CC: Many of my early influences came from video game illustrators like Yoshitaka Amano or Keiji Inafune. As well as some of the artists I stumbled upon through my parents' fantasy art books like Mel Odom. I was really obtuse around the art world for many years and didn’t really give it a chance until moving to SF. Aside from my City College Moment, I like to joke I went to school at PBS; for whatever reason I became enraptured with documentaries and docu-series about art and artists, even if I disliked the artist, I wanted to know how they thought about making. I found myself being drawn to artists who try many different ways of making, Like Kiki Smith or Wangechi Mutu or Paul McCarthy. I also continuously find influence in Queer art and film, John Waters, Jerome Caja, Leigh Bowery…So many to name! And I listen to a lot of Kate Bush.


GAG: Why did you choose to live and work in the Bay Area?
CC: Well, my moving here sort of happened spur of the moment, my dear friend Julz Kelly was moving to SF and basically said you’re coming with me. Aaaand here I am. Haha. But I mean of course the reasons why I agreed was I wanted to really try and be an artist, I wanted to be in a place where being out and Queer felt much safer than where I was living. And I really just needed to get out of the Valley. 
GAG: You said you wanted to “destabilize a person’s ability to approach my work with an idea of a Binary Gender” Can you talk about that more?
CC: I really enjoy sort of utilizing a figure and then packing in patterns and textures to sort of obliterate the form. It feels sort of connected to my own person, like scrutiny around the exposed body in more traditional figurative work is something I would like to avoid, as I would like to avoid with my own figure. Genderlessness feels like this very relaxing place for me, and I want my figures to not always read in any direction. I want to imagine what narratives appear when the traditions of Man and Women are disintegrated or maximized to unreadable proportions.
GAG: The earliest exhibition listed on your resume was titled “Best Revenge: A Beautiful Fuck You.” Care to comment?
CC: My first real show in SF! This was curated by artists Caitlin Rose Sweet and Lex Non Scripta and was this amazing crawl in SF to several venues where I was showing some drawings in the 22nd St Co-Op with artist friend Nicki Green and many others. Looking back at the list of people that were in the show, it’s sort of amazing to see so many people I still talk to, show with, and admire. Best Revenge felt like this display of irreverence and togetherness, Like an Unruly Web.
GAG: And then there’s the profile in Dot 429 Magazine published in 2013 titled “Meet Craig Calderwood the Gay Failure.” Any truth to that?
CC: Haha, this article seems to reveal itself time and time again. A handful of years before moving to San Francisco I began to dis-identify with being a Man and Gay, and sort of desired something I did not quite have the language for. GenderFuck was sort of the closest thing I had heard of through fringe bits of media I could get a hold of, but turns out Queer and Trans were what I really needed. Being a Gay Failure I suppose means I did not really move with ease through Cis Gay Male social and sexual spaces and truly just didn’t feel connected to that microcosm. I feel like a lot of non-binary people can sort of relate to failing at our firsts attempts at “LGBTQA+” life. BUT I think failing is great, it's more of a portal to something better than what we are usually taught it is. Though Failure can feel embarrassing or painful even, it’s truly a bountiful opportunity to paradigm shift and grow.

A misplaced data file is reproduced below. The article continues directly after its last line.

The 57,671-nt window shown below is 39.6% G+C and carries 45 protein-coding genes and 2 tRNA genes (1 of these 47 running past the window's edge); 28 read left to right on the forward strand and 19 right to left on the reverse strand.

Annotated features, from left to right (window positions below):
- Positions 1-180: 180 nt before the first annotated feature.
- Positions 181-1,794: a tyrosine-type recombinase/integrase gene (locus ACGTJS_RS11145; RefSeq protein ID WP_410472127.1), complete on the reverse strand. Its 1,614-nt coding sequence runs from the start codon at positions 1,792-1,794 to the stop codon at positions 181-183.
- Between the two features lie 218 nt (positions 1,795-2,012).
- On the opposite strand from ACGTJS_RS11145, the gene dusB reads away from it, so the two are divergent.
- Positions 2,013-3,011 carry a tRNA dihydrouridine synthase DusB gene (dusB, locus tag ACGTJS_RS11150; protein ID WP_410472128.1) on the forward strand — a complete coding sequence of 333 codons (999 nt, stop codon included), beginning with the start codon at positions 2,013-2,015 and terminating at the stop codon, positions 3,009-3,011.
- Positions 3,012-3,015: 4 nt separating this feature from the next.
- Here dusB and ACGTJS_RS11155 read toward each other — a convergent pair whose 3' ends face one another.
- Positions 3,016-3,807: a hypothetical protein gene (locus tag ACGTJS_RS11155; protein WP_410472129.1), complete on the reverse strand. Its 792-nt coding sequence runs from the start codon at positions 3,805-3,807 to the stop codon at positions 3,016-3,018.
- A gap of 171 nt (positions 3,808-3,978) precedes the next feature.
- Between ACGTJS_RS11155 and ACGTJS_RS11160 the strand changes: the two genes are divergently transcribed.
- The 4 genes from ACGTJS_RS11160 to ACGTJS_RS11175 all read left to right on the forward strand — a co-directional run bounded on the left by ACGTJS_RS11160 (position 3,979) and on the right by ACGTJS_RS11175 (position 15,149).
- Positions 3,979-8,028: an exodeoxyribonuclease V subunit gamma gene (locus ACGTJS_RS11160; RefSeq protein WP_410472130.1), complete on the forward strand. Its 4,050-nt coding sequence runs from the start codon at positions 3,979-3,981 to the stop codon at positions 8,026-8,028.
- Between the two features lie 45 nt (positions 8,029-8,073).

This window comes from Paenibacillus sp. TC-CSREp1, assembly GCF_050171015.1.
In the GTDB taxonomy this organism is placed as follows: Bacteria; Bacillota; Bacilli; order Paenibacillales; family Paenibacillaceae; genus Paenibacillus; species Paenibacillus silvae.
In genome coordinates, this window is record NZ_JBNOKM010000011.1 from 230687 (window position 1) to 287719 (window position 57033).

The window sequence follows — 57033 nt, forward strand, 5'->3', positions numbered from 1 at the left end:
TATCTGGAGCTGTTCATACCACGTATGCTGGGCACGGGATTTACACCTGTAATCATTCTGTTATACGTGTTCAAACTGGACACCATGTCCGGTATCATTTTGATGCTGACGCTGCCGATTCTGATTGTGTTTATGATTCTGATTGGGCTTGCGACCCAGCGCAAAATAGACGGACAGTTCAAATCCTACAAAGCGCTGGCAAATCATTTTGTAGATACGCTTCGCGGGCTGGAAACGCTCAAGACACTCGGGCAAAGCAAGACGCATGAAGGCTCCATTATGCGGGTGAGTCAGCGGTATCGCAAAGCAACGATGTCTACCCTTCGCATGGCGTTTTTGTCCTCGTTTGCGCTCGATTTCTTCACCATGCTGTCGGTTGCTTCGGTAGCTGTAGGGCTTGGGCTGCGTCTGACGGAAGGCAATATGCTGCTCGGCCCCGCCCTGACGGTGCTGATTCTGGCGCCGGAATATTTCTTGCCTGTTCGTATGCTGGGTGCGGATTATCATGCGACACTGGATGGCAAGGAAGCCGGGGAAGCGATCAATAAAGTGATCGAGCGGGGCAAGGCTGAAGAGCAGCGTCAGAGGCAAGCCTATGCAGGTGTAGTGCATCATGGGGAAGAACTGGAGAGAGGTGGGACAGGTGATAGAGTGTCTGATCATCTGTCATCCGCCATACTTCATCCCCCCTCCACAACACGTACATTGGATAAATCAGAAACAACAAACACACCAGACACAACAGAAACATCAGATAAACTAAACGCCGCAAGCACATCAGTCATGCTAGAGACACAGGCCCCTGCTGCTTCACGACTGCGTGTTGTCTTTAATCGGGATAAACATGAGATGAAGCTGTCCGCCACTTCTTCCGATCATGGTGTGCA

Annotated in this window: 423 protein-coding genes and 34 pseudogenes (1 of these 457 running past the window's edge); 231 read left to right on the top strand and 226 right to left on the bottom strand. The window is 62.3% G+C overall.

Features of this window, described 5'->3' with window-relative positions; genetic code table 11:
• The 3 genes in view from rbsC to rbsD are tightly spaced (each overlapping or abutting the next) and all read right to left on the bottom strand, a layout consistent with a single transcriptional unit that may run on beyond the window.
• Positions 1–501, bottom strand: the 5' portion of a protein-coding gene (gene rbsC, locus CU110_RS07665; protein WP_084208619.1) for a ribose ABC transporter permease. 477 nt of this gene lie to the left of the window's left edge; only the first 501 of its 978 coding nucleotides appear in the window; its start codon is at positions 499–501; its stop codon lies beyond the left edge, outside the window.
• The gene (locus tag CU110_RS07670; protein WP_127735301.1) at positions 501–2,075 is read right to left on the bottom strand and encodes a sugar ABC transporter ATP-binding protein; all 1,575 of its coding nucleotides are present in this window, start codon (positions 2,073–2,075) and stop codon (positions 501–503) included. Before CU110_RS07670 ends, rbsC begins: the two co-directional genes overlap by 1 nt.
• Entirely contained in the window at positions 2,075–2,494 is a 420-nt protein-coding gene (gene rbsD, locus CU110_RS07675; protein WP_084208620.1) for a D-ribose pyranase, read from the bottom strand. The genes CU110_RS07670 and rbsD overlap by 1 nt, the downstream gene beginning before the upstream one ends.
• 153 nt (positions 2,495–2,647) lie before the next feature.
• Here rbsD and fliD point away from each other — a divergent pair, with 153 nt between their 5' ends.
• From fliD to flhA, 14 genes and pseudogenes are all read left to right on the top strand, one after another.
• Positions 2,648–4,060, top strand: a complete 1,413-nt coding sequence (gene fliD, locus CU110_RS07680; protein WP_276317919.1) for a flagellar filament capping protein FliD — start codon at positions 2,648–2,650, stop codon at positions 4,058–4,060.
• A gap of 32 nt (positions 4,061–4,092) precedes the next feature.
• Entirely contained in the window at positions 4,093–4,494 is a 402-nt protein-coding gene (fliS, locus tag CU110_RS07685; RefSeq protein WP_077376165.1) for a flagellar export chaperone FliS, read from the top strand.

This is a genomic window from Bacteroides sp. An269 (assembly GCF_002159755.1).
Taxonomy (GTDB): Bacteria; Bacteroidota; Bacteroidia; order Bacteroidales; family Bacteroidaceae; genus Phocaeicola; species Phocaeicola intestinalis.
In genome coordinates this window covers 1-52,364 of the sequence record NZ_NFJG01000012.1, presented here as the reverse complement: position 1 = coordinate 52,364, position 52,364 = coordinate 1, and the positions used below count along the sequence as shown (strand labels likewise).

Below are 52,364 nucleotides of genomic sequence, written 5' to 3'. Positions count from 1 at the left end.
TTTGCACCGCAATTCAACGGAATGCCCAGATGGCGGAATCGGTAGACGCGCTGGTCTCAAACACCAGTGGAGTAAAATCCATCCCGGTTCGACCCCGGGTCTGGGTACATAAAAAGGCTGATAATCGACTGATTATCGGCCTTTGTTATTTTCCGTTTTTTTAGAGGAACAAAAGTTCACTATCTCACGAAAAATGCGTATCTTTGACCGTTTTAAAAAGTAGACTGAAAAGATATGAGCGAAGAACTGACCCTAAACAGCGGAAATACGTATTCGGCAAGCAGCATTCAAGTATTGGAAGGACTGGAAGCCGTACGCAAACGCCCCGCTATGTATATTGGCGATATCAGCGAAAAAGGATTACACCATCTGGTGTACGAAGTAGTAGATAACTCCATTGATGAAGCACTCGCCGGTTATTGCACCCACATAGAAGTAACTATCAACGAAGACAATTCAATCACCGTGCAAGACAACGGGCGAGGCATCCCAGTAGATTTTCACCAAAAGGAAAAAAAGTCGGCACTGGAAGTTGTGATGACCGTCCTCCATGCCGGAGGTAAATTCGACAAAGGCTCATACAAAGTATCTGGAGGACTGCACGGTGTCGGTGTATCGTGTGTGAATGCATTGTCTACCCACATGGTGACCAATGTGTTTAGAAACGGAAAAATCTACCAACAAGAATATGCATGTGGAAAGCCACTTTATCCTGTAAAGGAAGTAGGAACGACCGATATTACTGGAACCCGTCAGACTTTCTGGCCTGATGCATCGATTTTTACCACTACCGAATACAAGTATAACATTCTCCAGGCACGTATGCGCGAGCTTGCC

GAG: So, obviously not: you were recently selected for a major commission at the San Francisco Airport. You’ve shown us the mock up and it is a very ambitious project. Tell us about it.
CC: Art has been something that my confidence in does not often waver. Which just means I love it and feel good about what I make for the most part. Last year was a rough one, and when I saw the application for this mural I sort of dedicated all my time to it. It’s a little hard to grasp still, it’s three stories and a rather large surface area, and thematically was to be inspired by Harvey Milk's legacy. I find legacy to be a really interesting and sometimes complicated idea, as the person who has passed has little control of how their image is used and what their legacy actually is. I approached it like any of my pieces. I did research, decided on symbols and patterns and shapes to express my interpretation of the prompt. I decided to make imagery that celebrated otherness and imagines a togetherness in that otherness.

header

Craig Calderwood, Notes On ♀ On ♂ from My Eight Year Old Self, 2018. Dimensional paint, thread, upholstery on fabric, 51 x 46 inches.

We are pleased to be showing paintings and drawings by San Francisco-based artist Craig Calderwood, as part of our exhibition "Shapeshifters," opening October 28th. In advance of the exhibition, Craig spoke to us about their use of textiles and other materials, influences from video game illustrations to PBS docu-series, and how "genderless-ness" manifests in their work.

Q&A 1

Craig Calderwood working in their studio, San Francisco, CA, 2021.